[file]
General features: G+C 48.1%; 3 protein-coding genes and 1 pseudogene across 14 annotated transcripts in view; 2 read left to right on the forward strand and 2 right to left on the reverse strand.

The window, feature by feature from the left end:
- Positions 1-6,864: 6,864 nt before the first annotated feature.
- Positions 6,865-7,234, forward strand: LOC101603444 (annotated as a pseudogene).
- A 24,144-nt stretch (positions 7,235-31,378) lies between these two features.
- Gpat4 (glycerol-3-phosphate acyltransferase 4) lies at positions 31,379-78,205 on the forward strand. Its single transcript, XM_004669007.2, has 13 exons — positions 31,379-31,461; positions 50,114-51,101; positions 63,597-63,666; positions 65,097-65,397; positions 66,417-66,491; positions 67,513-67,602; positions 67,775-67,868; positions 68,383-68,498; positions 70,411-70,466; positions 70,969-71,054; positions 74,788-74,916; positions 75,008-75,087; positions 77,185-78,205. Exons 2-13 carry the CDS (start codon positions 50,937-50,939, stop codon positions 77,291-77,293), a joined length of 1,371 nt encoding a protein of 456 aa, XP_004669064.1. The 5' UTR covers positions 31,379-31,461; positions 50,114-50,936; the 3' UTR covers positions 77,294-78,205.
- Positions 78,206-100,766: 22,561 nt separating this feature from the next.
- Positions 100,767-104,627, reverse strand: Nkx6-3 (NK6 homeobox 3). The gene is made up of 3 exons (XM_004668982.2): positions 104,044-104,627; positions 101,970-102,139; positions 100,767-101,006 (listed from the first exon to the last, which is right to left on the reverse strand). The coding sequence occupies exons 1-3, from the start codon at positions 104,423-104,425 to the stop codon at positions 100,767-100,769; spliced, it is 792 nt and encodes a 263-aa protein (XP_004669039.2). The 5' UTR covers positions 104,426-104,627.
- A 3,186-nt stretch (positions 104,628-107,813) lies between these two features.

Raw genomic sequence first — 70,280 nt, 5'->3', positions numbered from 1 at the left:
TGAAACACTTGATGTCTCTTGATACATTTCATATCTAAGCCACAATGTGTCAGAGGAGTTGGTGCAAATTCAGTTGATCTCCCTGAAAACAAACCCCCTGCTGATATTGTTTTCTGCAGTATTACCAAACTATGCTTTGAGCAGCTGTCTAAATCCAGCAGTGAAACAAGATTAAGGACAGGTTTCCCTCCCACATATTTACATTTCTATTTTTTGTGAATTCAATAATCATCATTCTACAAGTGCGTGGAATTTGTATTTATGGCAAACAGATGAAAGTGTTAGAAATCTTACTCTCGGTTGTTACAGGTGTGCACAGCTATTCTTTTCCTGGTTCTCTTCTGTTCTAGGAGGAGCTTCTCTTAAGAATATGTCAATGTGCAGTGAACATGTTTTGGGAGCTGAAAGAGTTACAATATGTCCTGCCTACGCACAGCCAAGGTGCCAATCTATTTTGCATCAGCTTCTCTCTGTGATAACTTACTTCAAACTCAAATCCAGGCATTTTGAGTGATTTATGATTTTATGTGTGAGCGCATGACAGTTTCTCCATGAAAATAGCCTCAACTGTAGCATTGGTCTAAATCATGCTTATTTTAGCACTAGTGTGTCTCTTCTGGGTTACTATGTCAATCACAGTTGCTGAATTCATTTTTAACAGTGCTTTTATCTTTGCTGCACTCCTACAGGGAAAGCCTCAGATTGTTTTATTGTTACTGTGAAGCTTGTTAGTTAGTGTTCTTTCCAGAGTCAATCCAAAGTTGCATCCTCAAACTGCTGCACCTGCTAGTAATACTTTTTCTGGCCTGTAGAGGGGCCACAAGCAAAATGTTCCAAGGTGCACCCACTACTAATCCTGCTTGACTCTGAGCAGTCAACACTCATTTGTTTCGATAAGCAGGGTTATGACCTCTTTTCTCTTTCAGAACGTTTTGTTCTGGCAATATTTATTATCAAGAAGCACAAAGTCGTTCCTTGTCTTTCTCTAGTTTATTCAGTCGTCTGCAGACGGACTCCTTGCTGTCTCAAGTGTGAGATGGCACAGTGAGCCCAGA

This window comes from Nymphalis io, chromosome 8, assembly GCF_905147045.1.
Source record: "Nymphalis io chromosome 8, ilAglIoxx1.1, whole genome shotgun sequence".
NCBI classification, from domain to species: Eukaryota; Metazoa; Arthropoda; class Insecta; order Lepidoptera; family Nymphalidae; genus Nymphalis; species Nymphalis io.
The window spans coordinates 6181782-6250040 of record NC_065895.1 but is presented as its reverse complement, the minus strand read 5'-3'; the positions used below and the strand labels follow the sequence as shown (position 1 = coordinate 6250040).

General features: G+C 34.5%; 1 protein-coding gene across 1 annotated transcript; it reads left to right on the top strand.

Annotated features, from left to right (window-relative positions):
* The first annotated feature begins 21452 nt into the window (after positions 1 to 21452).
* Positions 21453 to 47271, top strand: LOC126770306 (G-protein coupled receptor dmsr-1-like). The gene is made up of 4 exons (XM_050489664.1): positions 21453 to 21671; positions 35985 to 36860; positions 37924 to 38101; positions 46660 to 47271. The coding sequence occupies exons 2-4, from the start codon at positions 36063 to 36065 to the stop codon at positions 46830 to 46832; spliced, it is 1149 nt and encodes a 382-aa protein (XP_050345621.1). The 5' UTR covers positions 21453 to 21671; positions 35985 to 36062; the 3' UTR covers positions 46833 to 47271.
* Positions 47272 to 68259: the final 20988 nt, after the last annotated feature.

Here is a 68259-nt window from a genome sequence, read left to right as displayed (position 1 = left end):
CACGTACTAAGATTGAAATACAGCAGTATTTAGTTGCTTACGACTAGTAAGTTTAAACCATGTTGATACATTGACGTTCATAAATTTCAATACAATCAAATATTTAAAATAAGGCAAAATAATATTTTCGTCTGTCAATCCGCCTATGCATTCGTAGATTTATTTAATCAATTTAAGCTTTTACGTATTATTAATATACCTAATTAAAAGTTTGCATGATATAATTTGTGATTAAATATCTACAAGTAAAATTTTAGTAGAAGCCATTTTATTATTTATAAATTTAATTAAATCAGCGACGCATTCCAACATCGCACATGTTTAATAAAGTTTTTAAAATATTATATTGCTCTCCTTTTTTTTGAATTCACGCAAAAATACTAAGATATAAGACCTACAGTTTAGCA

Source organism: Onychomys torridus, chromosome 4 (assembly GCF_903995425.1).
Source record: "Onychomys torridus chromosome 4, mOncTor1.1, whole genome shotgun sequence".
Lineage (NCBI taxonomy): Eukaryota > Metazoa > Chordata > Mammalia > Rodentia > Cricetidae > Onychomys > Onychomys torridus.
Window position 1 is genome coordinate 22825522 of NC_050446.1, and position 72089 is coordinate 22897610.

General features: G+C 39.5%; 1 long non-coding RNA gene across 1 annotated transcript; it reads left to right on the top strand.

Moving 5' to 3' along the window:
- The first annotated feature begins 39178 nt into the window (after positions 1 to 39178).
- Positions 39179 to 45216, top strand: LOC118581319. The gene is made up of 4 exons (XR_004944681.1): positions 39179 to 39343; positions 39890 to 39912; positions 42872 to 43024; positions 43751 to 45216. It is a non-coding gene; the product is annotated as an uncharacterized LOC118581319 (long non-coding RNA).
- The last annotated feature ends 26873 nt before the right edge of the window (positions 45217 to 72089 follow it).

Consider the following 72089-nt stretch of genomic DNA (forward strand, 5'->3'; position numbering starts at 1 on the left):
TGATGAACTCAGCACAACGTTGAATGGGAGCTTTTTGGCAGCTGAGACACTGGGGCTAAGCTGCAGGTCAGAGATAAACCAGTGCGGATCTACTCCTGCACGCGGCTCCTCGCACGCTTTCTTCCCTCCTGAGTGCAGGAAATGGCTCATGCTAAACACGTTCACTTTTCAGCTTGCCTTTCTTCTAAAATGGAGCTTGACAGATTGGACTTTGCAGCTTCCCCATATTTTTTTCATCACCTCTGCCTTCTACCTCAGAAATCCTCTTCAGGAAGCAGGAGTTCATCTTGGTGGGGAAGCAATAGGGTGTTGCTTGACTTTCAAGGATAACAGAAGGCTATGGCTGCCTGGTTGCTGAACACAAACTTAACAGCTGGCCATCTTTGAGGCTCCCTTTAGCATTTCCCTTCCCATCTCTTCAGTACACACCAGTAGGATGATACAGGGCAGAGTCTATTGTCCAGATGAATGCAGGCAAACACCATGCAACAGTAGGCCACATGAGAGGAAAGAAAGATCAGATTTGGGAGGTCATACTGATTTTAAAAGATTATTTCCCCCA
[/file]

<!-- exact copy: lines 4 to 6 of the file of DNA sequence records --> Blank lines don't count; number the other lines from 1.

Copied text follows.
- Positions 6,865-7,234, forward strand: LOC101603444 (annotated as a pseudogene).
- A 24,144-nt stretch (positions 7,235-31,378) lies between these two features.
- Gpat4 (glycerol-3-phosphate acyltransferase 4) lies at positions 31,379-78,205 on the forward strand. Its single transcript, XM_004669007.2, has 13 exons — positions 31,379-31,461; positions 50,114-51,101; positions 63,597-63,666; positions 65,097-65,397; positions 66,417-66,491; positions 67,513-67,602; positions 67,775-67,868; positions 68,383-68,498; positions 70,411-70,466; positions 70,969-71,054; positions 74,788-74,916; positions 75,008-75,087; positions 77,185-78,205. Exons 2-13 carry the CDS (start codon positions 50,937-50,939, stop codon positions 77,291-77,293), a joined length of 1,371 nt encoding a protein of 456 aa, XP_004669064.1. The 5' UTR covers positions 31,379-31,461; positions 50,114-50,936; the 3' UTR covers positions 77,294-78,205.